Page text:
We hope some of these spectators will be open to our message: that we should not celebrate planes that have recently dropped bombs on people. Some of them do get the message, giving us the thumbs up. Some say they know first-hand what these planes can do, and a number of families, upon reading our leaflets, actually recognize that something is wrong here, pack up their kids, and leave.

But for many, as we walk along the boardwalk with our huge banner and colourful placards, we prove an annoyance, a distraction, a receptacle for verbal abuse. We are questioning something we have been taught is sacred, something that we have somehow mixed up with the notion of freedom.

And it's no wonder. We are bombarded with patriotic songs that are played as the warplanes fly overhead, constant perky pep talks about our way of life being defended by these monstrous creations, and daily bafflegab from media and politicians alike that drone on about Canada's distinct "values," as if we have something innate about us that no one else possesses.

How is it, we ask, that freedom comes by dropping 2,000-pound bombs on defenceless Afghani villages? How can we measure our "freedom" by the number of Afghani people Canadian soldiers kill?


Today is not a day, unfortunately, for lengthy dialogue. Rather, it is a day to seek out hope in the odd conversation with individuals who look at us and, with a curious smile slowly spreading over their face, say something like, "I never thought of it that way."

The WING group walks the full length of the waterway, passing by thousands upon thousands of spectators jammed along Lakeshore Boulevard, and holding up banners and placards so those in the VIP seats can see as well. It is one group of VIPs who offer us the most physical threat, jumping like mad dogs at the fence that separates us. One of them grabs a senior's placard and tears at it, leaving a large hole that looks like a shark bite. Both this senior citizen and another of the WING group are then treated to a double dose of phlegm from a couple of angry men who retreat well behind the "safety" of the fence.

A barrage of catcalls ensues, from "Why don't you just go join the Taliban?" to "Kill all Muslims." Canadian soldiers staffing the booths from which such catcalls emanate smile but say nothing.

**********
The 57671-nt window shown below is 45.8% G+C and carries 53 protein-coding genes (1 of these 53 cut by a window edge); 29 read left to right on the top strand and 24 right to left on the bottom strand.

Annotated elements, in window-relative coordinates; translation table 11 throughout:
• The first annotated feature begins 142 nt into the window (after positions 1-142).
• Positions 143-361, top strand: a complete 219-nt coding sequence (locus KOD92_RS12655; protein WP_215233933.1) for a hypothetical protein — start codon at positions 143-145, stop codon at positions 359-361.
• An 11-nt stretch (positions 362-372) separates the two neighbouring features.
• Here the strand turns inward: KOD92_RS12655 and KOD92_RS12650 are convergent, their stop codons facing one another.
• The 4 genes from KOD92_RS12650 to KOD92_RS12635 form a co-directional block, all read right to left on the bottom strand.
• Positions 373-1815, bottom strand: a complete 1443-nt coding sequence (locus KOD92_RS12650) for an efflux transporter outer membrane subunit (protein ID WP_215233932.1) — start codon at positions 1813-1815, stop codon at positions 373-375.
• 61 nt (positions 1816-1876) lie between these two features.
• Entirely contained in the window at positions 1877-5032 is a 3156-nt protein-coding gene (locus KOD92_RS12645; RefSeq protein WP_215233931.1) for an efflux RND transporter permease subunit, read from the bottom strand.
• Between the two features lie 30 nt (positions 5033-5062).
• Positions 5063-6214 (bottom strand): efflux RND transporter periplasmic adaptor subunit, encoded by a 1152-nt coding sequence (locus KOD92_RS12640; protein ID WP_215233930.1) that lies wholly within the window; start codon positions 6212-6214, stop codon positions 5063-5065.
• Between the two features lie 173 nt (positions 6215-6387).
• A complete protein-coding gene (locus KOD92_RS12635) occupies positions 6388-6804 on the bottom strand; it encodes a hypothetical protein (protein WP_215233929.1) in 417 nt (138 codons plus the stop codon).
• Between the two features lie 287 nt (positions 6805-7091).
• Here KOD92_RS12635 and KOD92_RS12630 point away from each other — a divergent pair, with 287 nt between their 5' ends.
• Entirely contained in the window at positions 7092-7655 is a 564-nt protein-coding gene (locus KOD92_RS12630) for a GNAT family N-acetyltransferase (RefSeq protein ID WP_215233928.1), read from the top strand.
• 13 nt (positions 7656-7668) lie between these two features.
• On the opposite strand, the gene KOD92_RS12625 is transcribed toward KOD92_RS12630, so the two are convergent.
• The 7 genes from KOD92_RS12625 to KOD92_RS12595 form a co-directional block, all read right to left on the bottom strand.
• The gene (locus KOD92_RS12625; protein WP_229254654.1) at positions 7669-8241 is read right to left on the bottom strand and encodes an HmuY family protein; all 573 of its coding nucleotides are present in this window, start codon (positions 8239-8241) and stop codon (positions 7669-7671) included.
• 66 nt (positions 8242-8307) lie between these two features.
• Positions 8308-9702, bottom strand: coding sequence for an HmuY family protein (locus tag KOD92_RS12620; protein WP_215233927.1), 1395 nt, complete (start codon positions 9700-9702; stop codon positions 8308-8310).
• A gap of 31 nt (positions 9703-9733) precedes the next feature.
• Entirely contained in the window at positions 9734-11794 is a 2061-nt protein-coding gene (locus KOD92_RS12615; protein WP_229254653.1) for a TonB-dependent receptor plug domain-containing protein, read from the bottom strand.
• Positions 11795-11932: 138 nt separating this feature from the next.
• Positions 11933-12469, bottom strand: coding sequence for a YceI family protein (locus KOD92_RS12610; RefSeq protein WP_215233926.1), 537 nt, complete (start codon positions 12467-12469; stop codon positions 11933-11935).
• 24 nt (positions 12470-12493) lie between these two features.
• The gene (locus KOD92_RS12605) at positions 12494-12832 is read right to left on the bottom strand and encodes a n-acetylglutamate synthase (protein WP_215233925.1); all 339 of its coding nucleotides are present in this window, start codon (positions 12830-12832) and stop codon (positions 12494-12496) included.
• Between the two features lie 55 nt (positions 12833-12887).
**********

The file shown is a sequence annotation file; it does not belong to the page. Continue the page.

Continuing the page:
We continue our slow walk for close to three hours, receiving many supportive honks as we walk along the Lakeshore away from the central viewing area. We recognize that today's efforts are only a beginning, one that will need to address not only the annual invitation to U.S. war planes that make up the majority of the "show," but also the ugly ground display that served as a recruiting booth at this year's Ex.


Past war shows have featured an obstacle-course "game" called Kiddie Commando, but this year's CNE featured the real thing: kids were able to pick up, hold, and aim assault weapons, sit on tanks or inside armoured personnel carriers, win dog tags if they show themselves capable of pulling the device that launches mortar fire on an artillery piece, hold mortar rounds, sit inside warplane cockpits, and marvel at guided missiles and a Gatling machine gun. Huge posters advertise upwards of $8,000 in free tuition if they sign up with the forces.

What good will those lectures be tomorrow in grade nine classes about not bringing guns to school when the CNE has presented assault weapons as part of the family fun experience? What's the point of teaching elementary kids the benefits of peaceful conflict resolution when they can join an organization that teaches how to kill, and that the one with the most force wins?

The effort to civilianize the annual air show and to eliminate military recruiting and other forms of violence-promotion at the CNE promises to be a lengthy one. Anyone interested in working with us can contact or (416) 423-5525

(report from Matthew Behrens of Country Music Fans Against War, a founding member of WING)

PS: Yesterday in Cleveland, five people were arrested for protesting the war show there. According to the Cleveland Plain Dealer, the group had been protesting "the use of warplanes for entertainment." The article notes that the group held a banner that read, "War is not entertainment, these planes kill." They were standing next to an A-10 Warthog, the same kind of plane that killed a Canadian soldier yesterday in Afghanistan with "friendly fire."

For a photo of this action see